CAMERON, C.J., and LOCKWOOD and HOLOHAN, JJ., concur.
I concur with the opinion of Justice Hays insofar as it is concluded that it was error for the trial court to dismiss the defendant's first amended complaint. However, I express reservations as to the reasons assigned for the reversal.
For the purpose of the decision at this stage of the proceedings, I accept the allegations of the complaint as true; first, that the Phelps Dodge Corporation, a New York corporation, operates and maintains the private hospital known as the Copper Queen Hospital in Bisbee, Arizona; second, that the emergency facilities of the Copper Queen Hospital were for the use and benefit of any individual seriously injured who required emergency care; and, third, that it was the practice of the Copper Queen Hospital to render emergency care to any member of the public who was seriously injured.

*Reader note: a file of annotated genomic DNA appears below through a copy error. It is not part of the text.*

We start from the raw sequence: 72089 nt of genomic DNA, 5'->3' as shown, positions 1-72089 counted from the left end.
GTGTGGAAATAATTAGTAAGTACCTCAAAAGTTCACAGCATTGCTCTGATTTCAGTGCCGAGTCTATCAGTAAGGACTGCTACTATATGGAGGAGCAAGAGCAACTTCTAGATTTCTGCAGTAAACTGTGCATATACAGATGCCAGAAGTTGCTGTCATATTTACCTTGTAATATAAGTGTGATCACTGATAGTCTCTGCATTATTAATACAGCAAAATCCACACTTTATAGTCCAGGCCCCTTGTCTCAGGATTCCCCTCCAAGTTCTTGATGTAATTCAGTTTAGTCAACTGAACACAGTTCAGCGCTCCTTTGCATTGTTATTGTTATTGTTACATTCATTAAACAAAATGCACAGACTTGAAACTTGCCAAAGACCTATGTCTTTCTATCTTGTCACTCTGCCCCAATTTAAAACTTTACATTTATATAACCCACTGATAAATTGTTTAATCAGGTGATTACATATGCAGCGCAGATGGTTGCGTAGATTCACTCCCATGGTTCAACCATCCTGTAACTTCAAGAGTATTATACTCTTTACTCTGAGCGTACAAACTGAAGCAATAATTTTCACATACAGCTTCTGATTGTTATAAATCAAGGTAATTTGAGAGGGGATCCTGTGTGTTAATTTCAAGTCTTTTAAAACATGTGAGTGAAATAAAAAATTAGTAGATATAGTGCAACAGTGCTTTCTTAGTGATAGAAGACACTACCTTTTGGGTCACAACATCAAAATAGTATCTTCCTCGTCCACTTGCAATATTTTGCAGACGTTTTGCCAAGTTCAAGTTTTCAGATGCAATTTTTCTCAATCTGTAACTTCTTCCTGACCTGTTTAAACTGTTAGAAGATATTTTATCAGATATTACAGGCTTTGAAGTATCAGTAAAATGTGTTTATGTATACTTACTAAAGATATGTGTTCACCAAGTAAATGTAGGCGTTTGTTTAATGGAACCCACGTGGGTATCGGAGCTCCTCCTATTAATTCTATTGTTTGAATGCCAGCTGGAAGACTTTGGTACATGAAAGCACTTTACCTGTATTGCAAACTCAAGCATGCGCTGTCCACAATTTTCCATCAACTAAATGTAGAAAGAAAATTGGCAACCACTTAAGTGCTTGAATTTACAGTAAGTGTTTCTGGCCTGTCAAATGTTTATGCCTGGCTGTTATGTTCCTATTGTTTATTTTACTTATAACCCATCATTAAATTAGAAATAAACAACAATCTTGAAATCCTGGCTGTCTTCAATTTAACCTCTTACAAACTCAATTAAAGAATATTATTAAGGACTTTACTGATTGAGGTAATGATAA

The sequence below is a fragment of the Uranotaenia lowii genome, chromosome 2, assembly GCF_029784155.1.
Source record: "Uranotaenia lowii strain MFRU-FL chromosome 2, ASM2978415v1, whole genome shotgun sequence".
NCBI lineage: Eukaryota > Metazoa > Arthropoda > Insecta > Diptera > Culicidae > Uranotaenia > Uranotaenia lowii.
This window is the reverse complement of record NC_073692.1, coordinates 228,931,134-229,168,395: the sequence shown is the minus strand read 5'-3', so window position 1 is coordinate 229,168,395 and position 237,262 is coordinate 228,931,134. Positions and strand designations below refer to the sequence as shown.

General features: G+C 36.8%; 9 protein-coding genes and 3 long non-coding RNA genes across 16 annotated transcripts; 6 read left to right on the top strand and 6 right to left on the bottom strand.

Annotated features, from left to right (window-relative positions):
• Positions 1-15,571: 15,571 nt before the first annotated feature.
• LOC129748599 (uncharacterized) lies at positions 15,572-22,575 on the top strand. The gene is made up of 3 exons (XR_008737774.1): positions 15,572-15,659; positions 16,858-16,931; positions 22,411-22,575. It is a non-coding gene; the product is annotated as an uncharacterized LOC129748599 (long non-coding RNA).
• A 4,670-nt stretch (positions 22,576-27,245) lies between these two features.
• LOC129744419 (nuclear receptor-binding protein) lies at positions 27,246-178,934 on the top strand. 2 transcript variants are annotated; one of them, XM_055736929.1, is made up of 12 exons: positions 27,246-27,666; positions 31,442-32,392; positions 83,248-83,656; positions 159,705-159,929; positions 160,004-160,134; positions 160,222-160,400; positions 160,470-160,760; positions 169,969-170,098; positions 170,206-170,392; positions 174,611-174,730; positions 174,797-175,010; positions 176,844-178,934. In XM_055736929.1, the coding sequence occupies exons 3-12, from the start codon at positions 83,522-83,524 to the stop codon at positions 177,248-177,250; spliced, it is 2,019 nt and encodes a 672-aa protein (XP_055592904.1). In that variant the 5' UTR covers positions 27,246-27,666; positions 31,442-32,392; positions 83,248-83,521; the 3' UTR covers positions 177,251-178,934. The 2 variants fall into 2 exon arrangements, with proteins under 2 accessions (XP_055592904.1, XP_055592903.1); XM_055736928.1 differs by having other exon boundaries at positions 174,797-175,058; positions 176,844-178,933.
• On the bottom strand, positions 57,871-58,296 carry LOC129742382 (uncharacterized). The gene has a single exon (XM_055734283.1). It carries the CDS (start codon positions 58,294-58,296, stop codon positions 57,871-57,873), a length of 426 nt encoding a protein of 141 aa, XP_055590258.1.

". . . that liability on the part of a hospital may be predicated on the refusal of service to a patient in case of an unmistakable emergency, if the patient has relied upon a well-established custom of the hospital to render aid in such a case." 174 A.2d at 140.
I have reservations as to that part of the opinion which predicates the decision on statutes of this State and the regulations of the State Health Department. This point was not raised in the lower court, was not the basis for decision there, nor was it briefed or argued here.
I express doubts as to whether constitutionally the State may impose the burden of emergency care to the general public upon a private corporation. I do not join in that portion of Justice Hays' opinion holding the Phelps Dodge Corporation is obligated by law and administrative fiat to give emergency care to the general public, believing that question should await the time when it is directly presented for decision.
For this reason I concur in the result only.